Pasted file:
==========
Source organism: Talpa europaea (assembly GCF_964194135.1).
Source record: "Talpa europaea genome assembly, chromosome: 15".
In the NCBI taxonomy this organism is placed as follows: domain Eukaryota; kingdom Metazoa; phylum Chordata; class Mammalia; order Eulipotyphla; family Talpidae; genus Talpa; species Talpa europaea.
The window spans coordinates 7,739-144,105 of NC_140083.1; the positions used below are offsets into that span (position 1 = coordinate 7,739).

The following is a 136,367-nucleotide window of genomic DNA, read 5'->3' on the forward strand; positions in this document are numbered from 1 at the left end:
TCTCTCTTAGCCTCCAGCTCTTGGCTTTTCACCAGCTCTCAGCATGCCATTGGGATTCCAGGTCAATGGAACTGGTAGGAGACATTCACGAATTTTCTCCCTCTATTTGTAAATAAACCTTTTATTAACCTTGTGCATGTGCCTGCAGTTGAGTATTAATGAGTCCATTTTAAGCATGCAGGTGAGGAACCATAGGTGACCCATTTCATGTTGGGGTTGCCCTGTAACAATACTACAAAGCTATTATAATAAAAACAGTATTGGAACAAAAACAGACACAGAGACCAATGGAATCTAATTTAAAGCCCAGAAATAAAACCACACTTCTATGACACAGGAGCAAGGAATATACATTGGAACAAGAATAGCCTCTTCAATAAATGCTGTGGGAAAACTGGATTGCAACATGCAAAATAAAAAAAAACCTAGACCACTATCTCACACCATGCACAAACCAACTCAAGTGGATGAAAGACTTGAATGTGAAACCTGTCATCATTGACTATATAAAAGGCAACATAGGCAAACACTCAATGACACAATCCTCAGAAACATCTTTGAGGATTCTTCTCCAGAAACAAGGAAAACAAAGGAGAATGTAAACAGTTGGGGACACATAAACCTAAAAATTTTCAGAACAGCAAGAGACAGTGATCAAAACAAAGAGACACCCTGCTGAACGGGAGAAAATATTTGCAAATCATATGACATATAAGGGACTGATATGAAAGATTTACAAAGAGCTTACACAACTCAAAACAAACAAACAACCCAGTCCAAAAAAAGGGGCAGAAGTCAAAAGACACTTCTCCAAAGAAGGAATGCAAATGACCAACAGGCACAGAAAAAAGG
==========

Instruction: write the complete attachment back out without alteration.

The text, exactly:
Source organism: Talpa europaea (assembly GCF_964194135.1).
Source record: "Talpa europaea genome assembly, chromosome: 15".
In the NCBI taxonomy this organism is placed as follows: domain Eukaryota; kingdom Metazoa; phylum Chordata; class Mammalia; order Eulipotyphla; family Talpidae; genus Talpa; species Talpa europaea.
The window spans coordinates 7,739-144,105 of NC_140083.1; the positions used below are offsets into that span (position 1 = coordinate 7,739).

The following is a 136,367-nucleotide window of genomic DNA, read 5'->3' on the forward strand; positions in this document are numbered from 1 at the left end:
TCTCTCTTAGCCTCCAGCTCTTGGCTTTTCACCAGCTCTCAGCATGCCATTGGGATTCCAGGTCAATGGAACTGGTAGGAGACATTCACGAATTTTCTCCCTCTATTTGTAAATAAACCTTTTATTAACCTTGTGCATGTGCCTGCAGTTGAGTATTAATGAGTCCATTTTAAGCATGCAGGTGAGGAACCATAGGTGACCCATTTCATGTTGGGGTTGCCCTGTAACAATACTACAAAGCTATTATAATAAAAACAGTATTGGAACAAAAACAGACACAGAGACCAATGGAATCTAATTTAAAGCCCAGAAATAAAACCACACTTCTATGACACAGGAGCAAGGAATATACATTGGAACAAGAATAGCCTCTTCAATAAATGCTGTGGGAAAACTGGATTGCAACATGCAAAATAAAAAAAAACCTAGACCACTATCTCACACCATGCACAAACCAACTCAAGTGGATGAAAGACTTGAATGTGAAACCTGTCATCATTGACTATATAAAAGGCAACATAGGCAAACACTCAATGACACAATCCTCAGAAACATCTTTGAGGATTCTTCTCCAGAAACAAGGAAAACAAAGGAGAATGTAAACAGTTGGGGACACATAAACCTAAAAATTTTCAGAACAGCAAGAGACAGTGATCAAAACAAAGAGACACCCTGCTGAACGGGAGAAAATATTTGCAAATCATATGACATATAAGGGACTGATATGAAAGATTTACAAAGAGCTTACACAACTCAAAACAAACAAACAACCCAGTCCAAAAAAAGGGGCAGAAGTCAAAAGACACTTCTCCAAAGAAGGAATGCAAATGACCAACAGGCACAGAAAAAAGG